Conscious designers and brands look for beautiful sustainable fabrics. However, most often it’s a hard time at textile trade fairs. Next week you can find both people AND planet friendly textiles by Motif here at The Fabric Shows. Too often you’re surrounded by yards of gorgeous fabrics, yet some vendors cannot give even basic sustainability criteria. The content and/or origin of the fabric appear irrelevant, and many vendors can’t go any further than that first level.
Why so few sustainable fabrics?
Well honestly, it’s only in recent years there’s even been a conversation on the transparency of textile production. The need to challenge the gross abuses of fast fashion manufacturing has rightly taken centre stage for almost a decade. The Rana Plaza collapse in 2013 brought attention to the horrors happening in Bangladesh, and alerted the world. More recently, Covid lockdowns disrupted supply chains everywhere. The backward linkages to source necessary raw materials stepped into the limelight, and with them concern for their impact on people and planet.
Fair Trade certified businesses have sounded the alarm for decades. Well before Motif came on the scene in 1998. Together we’re so thankful that the Fair Trade movement has gained momentum. Now fair trade goods fill local stores, boutiques, cafes and more! But … not so much at wholesale trade fairs.
Like every area of trade, the basics of supply and demand rule supreme. And, in spite of high profile campaigns, fast fashion brands supply a market that still demands cheap, ‘disposable’ trends. These garments generate massive waste during production. They consume huge resources to transport them around the globe. And inevitably dump tons of discarded clothes into landfills the world over. If you like stats for this stuff check out this link.
Supply & demand reign supreme
To fuel cheap fast fashion the easiest way to cut costs is in the fabric. The cheapest fabrics to produce – by far – are polyester and acrylic. Both are kinds of plastic, treated to become yarn and knitted or woven into fabric. They are very cheap, sourced easily and, when combined with unethical production, generate huge profits for the brands involved. Of course they also contribute massively to degrading our environment.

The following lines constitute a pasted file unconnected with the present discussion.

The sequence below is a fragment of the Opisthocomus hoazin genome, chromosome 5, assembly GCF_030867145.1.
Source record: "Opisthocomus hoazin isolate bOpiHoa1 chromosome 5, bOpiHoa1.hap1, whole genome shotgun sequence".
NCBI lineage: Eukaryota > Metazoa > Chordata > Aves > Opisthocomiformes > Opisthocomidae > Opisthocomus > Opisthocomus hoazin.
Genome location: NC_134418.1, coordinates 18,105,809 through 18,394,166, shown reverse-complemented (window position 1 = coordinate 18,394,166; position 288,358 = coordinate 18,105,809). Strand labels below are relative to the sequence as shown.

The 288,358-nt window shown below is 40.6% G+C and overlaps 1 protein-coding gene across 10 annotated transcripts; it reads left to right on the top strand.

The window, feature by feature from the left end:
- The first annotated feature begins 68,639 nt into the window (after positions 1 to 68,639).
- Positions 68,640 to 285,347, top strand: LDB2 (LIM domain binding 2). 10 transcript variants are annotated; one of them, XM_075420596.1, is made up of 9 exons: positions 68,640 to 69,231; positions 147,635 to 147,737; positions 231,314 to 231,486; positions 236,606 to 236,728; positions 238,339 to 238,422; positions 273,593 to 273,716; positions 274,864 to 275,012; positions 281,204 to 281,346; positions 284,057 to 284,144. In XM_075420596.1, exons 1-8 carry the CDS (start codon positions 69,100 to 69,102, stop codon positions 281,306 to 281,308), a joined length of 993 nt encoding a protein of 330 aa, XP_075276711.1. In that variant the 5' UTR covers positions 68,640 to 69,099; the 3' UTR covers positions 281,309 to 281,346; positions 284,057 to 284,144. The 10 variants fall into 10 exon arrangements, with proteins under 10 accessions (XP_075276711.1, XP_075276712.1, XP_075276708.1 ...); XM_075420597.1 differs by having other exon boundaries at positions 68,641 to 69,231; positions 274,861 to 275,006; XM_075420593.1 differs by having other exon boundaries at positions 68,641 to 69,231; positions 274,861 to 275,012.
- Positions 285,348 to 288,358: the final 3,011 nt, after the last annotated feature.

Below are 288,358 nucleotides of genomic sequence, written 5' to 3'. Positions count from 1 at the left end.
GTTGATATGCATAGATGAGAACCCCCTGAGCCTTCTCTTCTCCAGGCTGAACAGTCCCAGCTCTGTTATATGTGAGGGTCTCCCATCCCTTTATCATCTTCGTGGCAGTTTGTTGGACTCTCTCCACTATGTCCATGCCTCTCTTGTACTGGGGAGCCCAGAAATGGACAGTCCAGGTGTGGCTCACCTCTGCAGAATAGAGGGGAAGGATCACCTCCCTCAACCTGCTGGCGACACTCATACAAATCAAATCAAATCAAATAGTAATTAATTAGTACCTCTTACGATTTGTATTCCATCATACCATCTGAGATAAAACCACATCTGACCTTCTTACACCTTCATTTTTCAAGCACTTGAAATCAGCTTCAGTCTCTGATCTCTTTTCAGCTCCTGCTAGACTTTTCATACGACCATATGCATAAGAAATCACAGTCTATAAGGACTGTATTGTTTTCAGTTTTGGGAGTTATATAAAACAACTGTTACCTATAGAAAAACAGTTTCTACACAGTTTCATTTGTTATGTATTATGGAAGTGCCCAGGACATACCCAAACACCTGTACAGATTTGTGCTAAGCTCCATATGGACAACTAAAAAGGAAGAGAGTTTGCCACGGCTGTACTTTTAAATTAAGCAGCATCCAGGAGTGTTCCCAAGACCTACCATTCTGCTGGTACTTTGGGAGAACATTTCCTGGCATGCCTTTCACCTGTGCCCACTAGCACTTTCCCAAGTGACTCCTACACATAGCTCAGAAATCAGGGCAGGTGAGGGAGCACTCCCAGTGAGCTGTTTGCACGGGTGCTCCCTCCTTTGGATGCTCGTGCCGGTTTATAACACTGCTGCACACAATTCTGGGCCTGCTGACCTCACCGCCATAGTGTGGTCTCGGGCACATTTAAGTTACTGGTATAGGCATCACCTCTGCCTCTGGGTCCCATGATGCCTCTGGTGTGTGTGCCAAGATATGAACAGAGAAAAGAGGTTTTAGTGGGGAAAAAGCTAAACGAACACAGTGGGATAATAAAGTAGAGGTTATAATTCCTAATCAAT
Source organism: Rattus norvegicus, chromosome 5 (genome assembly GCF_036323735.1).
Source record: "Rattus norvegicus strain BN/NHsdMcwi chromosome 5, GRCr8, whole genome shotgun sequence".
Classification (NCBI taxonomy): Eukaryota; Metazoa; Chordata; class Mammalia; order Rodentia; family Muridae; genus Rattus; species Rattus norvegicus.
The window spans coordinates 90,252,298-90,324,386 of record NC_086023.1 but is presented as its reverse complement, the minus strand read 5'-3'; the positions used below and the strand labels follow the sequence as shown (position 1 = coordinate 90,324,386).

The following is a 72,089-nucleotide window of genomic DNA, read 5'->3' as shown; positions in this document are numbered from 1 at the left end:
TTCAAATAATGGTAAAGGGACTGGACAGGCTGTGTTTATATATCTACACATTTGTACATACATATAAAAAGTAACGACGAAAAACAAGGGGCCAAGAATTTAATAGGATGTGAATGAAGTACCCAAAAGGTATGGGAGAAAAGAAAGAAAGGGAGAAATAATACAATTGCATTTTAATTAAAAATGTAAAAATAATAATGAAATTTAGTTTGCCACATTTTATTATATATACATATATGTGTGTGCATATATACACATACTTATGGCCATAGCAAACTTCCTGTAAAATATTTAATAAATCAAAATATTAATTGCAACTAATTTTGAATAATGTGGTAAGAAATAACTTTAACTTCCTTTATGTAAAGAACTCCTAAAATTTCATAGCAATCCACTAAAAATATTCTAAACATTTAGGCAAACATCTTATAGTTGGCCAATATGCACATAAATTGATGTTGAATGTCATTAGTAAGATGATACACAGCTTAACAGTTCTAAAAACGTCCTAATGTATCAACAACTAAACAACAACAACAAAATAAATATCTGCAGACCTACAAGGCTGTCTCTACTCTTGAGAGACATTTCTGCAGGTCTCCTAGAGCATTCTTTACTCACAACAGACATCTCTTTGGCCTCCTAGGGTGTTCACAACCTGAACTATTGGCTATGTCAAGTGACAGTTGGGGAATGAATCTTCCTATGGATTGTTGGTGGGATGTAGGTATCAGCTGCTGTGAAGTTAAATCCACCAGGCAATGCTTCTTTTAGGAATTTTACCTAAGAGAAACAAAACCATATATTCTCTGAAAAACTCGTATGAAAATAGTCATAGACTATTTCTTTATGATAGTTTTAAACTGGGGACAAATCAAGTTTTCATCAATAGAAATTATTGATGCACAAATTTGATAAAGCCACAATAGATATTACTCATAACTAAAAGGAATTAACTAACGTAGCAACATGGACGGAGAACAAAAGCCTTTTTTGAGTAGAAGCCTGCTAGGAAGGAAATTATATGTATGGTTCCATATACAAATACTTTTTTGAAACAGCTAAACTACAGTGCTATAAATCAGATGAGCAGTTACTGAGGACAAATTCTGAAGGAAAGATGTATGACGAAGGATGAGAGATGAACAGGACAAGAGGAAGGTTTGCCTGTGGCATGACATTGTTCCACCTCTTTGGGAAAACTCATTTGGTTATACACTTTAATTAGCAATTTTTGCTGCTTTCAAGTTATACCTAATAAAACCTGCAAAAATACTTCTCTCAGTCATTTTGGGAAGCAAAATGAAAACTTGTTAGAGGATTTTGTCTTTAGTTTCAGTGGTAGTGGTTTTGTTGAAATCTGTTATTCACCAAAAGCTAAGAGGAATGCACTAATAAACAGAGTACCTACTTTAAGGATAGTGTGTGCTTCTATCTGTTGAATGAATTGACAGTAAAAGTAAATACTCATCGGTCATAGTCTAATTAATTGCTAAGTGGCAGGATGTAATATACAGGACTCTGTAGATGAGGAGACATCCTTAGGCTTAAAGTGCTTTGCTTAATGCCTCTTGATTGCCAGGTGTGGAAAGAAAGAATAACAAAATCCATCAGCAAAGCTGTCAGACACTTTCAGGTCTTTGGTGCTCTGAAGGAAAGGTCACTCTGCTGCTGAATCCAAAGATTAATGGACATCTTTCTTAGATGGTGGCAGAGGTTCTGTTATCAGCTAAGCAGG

According to the UN Environment Programme, the (fast fashion) industry is the second-biggest consumer of water and is responsible for 8-10% of global carbon emissions – more than all international flights and maritime shipping combined. Unfortunately, fast fashion problems are often overlooked by consumers. EARTH.ORG
The call for textile and fashion producers to clean up their act is growing. Yet at present the loudest voices only come from conscious designers and action groups desiring to be part of the solution. Genuine concern has yet to reach the masses. A recent report showed young consumers say they want sustainable options – but when it comes time to purchase, they mostly don’t.
Data from a report by ecological certification company Oeko-Tex illustrated that while that 69% of Millennials say they look into claims of sustainability and eco-friendliness when researching clothing purchases, only 37% actually bought clothes from brands with that focus. FORBES.ORG
This is why for a growing number of big brands, their sustainability claims are called out as ‘green-washing.’ They invest in token gestures to persuade customers they ‘care’, yet it’s no more than marketing. Prices still need to be low for their customer base to buy.
Motif fabrics are different … Yes they are!
When you buy certified fair trade fabrics like ours you get to know literally who is weaving your fabric, precisely where it’s made, full fibre content details, and answers to any question at any time. Our fabric is not transparent to wear, but totally transparent in production!
Request an account for our prices and free samples sent to you anywhere!